More sellers dropped their asking prices in June almost everywhere in the US. In some places, more than half of homes for sale saw a cut.
More than half of sellers lowered their asking prices last month in three major U.S. cities as some of America’s once-hottest housing markets were hit especially hard by the ongoing slowdown in real estate.
Nearly 62 percent of houses for sale in Boise, Idaho, had a price drop in June, the most dramatic figure recorded in any major U.S. metro, Redfin disclosed Thursday in a new report.
Price drops hit 55 percent of homes in Denver and 52 percent of homes in Salt Lake City, the report reveals.
This time last year, a mere 26 percent of homes for sale in Boise had to resort to a price cut. Since then, the share of listings with price drops rose faster there than in any other big- or mid-sized metro area in the nation.
The downward pressure on sale prices in this pandemic migration hotspot was driven by a market slowdown far deeper than any other major metro area. For every 10 homes in Boise that went pending in May of last year, a mere six went pending in May of this year, according to a separate Redfin report last week.
The next-closest drop in pending homes that month occurred in San Jose, where eight homes went pending in May for every 10 that sold the same time last year.
The latest numbers reveal how the ongoing cooldown of the housing market has affected sellers, many of whom have found in recent weeks that their initial asking price overshot the actual amount for which their home could quickly sell.
For many buyers, today’s higher mortgage rates make these all-time high sale prices a tough pill to swallow — especially amid this uncertain economic environment, Redfin Senior Economist Sheharyar Bokhari said in the report.
“Home sellers are contending with a rapidly changing market, especially in places where they’re used to their neighbor’s homes getting multiple offers and selling for more than asking price,” Bokhari said. “Sellers are adjusting their expectations in real time as they realize they may not get the price their neighbor got two months ago.”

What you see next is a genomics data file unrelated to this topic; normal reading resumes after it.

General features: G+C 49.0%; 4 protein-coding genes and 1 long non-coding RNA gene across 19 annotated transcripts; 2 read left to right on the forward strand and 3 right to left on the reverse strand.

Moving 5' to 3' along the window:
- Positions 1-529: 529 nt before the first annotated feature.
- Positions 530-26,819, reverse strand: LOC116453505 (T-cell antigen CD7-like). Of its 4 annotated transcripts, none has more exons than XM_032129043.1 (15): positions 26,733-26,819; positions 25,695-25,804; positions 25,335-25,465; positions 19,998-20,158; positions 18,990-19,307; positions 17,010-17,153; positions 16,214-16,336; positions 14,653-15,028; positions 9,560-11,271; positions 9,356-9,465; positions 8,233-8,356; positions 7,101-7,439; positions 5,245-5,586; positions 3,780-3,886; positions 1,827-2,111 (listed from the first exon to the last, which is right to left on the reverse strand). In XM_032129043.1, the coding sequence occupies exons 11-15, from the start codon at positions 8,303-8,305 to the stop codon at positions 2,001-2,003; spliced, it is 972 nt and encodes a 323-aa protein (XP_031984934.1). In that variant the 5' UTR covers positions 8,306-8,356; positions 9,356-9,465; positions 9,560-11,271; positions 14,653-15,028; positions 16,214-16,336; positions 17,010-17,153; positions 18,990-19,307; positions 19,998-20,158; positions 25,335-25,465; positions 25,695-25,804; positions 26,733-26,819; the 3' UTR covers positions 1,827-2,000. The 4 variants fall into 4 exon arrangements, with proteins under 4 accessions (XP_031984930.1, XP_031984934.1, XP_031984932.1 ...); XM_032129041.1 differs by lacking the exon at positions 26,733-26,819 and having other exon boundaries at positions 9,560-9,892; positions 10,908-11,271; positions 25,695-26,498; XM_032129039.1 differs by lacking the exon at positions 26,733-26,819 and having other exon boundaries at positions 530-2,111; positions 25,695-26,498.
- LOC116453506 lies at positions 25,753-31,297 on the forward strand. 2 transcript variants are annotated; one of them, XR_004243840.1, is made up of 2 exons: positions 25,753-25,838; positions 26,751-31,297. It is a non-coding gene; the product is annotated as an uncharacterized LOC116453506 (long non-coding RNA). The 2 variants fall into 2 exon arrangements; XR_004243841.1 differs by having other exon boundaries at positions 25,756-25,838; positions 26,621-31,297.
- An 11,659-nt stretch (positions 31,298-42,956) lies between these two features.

The downward pressure on home prices affected broad swaths of sellers in other once-hot markets as well.
Sacramento, Seattle, Portland and Tampa each saw nearly half of homes for sale undergo a price cut in June. The same was true for Indianapolis and Grand Rapids, Michigan.
The vast majority of markets in Redfin’s analysis — roughly 3 in 4 — had at least 25 percent of homes undergo a price drop last month.
Even in El Paso, Texas — the market with the fewest price cuts in the nation — 13 percent of sellers had to step back from their initial asking price.
And over the last year, nearly every major city in the nation has seen the share of homes with price drops expand.
The main pocket of exceptions to this rule resides in Illinois, where price drops declined year-over-year as a share of homes for sale in the Chicago, Elgin and Lake County markets. This share also declined year-over-year in Fresno, California.
But in the rest of the country’s major cities, Bokhari said many sellers are behind the ball in recognizing the ongoing change in buyer appetites.
“If demand plateaus in the coming months, price cuts are likely to be less common as sellers realize the market has shifted and price realistically from the start,” Bokhari said in the report. “But if demand falls further, sellers will continue to play catch-up and cut prices to attract buyers.”
1 in 4 U.S. Home Sellers Nationwide Now Lowering Asking Prices in June
The World Property Journal
Fast rising mortgage rates, economic uncertainty negatively impact home sales and prices mid 2022.